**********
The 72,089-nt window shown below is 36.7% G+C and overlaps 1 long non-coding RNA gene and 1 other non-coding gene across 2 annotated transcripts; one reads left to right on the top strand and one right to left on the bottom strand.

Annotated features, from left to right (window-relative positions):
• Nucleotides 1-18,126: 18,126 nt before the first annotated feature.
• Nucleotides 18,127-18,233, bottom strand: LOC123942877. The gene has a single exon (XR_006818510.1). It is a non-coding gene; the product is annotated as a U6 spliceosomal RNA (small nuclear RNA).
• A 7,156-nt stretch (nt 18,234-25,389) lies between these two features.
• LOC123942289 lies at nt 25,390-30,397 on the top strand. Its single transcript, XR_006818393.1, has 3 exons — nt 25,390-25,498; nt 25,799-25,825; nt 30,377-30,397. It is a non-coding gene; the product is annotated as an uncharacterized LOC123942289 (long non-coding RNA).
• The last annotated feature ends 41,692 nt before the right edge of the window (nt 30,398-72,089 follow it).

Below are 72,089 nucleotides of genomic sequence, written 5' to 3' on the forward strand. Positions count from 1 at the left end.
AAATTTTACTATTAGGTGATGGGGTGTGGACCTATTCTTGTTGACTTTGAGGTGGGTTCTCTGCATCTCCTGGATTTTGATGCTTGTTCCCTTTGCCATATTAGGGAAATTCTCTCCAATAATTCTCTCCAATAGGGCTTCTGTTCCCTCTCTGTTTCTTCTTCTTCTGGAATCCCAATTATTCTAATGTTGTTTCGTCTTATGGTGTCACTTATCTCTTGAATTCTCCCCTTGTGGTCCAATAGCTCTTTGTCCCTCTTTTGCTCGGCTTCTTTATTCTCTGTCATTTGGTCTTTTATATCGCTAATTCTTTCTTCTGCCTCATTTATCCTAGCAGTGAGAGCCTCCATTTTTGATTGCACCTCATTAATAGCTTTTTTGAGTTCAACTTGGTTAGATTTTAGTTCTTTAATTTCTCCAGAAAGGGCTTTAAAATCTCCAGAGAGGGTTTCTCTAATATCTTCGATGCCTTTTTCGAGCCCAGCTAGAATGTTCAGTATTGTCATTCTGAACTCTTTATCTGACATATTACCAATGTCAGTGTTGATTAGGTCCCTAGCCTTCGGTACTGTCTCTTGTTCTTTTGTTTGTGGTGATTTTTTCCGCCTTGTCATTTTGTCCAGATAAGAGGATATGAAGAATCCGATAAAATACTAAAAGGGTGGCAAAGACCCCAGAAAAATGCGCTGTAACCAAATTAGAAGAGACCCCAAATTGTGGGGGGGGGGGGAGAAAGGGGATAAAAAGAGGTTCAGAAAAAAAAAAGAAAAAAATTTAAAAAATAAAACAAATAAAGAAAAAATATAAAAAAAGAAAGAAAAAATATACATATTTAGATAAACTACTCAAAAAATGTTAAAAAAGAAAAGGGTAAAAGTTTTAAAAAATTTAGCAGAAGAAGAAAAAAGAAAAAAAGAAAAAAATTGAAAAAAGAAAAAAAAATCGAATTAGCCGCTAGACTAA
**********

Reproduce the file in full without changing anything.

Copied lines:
The 72,089-nt window shown below is 36.7% G+C and overlaps 1 long non-coding RNA gene and 1 other non-coding gene across 2 annotated transcripts; one reads left to right on the top strand and one right to left on the bottom strand.

Annotated features, from left to right (window-relative positions):
• Nucleotides 1-18,126: 18,126 nt before the first annotated feature.
• Nucleotides 18,127-18,233, bottom strand: LOC123942877. The gene has a single exon (XR_006818510.1). It is a non-coding gene; the product is annotated as a U6 spliceosomal RNA (small nuclear RNA).
• A 7,156-nt stretch (nt 18,234-25,389) lies between these two features.
• LOC123942289 lies at nt 25,390-30,397 on the top strand. Its single transcript, XR_006818393.1, has 3 exons — nt 25,390-25,498; nt 25,799-25,825; nt 30,377-30,397. It is a non-coding gene; the product is annotated as an uncharacterized LOC123942289 (long non-coding RNA).
• The last annotated feature ends 41,692 nt before the right edge of the window (nt 30,398-72,089 follow it).

Below are 72,089 nucleotides of genomic sequence, written 5' to 3' on the forward strand. Positions count from 1 at the left end.
AAATTTTACTATTAGGTGATGGGGTGTGGACCTATTCTTGTTGACTTTGAGGTGGGTTCTCTGCATCTCCTGGATTTTGATGCTTGTTCCCTTTGCCATATTAGGGAAATTCTCTCCAATAATTCTCTCCAATAGGGCTTCTGTTCCCTCTCTGTTTCTTCTTCTTCTGGAATCCCAATTATTCTAATGTTGTTTCGTCTTATGGTGTCACTTATCTCTTGAATTCTCCCCTTGTGGTCCAATAGCTCTTTGTCCCTCTTTTGCTCGGCTTCTTTATTCTCTGTCATTTGGTCTTTTATATCGCTAATTCTTTCTTCTGCCTCATTTATCCTAGCAGTGAGAGCCTCCATTTTTGATTGCACCTCATTAATAGCTTTTTTGAGTTCAACTTGGTTAGATTTTAGTTCTTTAATTTCTCCAGAAAGGGCTTTAAAATCTCCAGAGAGGGTTTCTCTAATATCTTCGATGCCTTTTTCGAGCCCAGCTAGAATGTTCAGTATTGTCATTCTGAACTCTTTATCTGACATATTACCAATGTCAGTGTTGATTAGGTCCCTAGCCTTCGGTACTGTCTCTTGTTCTTTTGTTTGTGGTGATTTTTTCCGCCTTGTCATTTTGTCCAGATAAGAGGATATGAAGAATCCGATAAAATACTAAAAGGGTGGCAAAGACCCCAGAAAAATGCGCTGTAACCAAATTAGAAGAGACCCCAAATTGTGGGGGGGGGGGGAGAAAGGGGATAAAAAGAGGTTCAGAAAAAAAAAAGAAAAAAATTTAAAAAATAAAACAAATAAAGAAAAAATATAAAAAAAGAAAGAAAAAATATACATATTTAGATAAACTACTCAAAAAATGTTAAAAAAGAAAAGGGTAAAAGTTTTAAAAAATTTAGCAGAAGAAGAAAAAAGAAAAAAAGAAAAAAATTGAAAAAAGAAAAAAAAATCGAATTAGCCGCTAGACTAA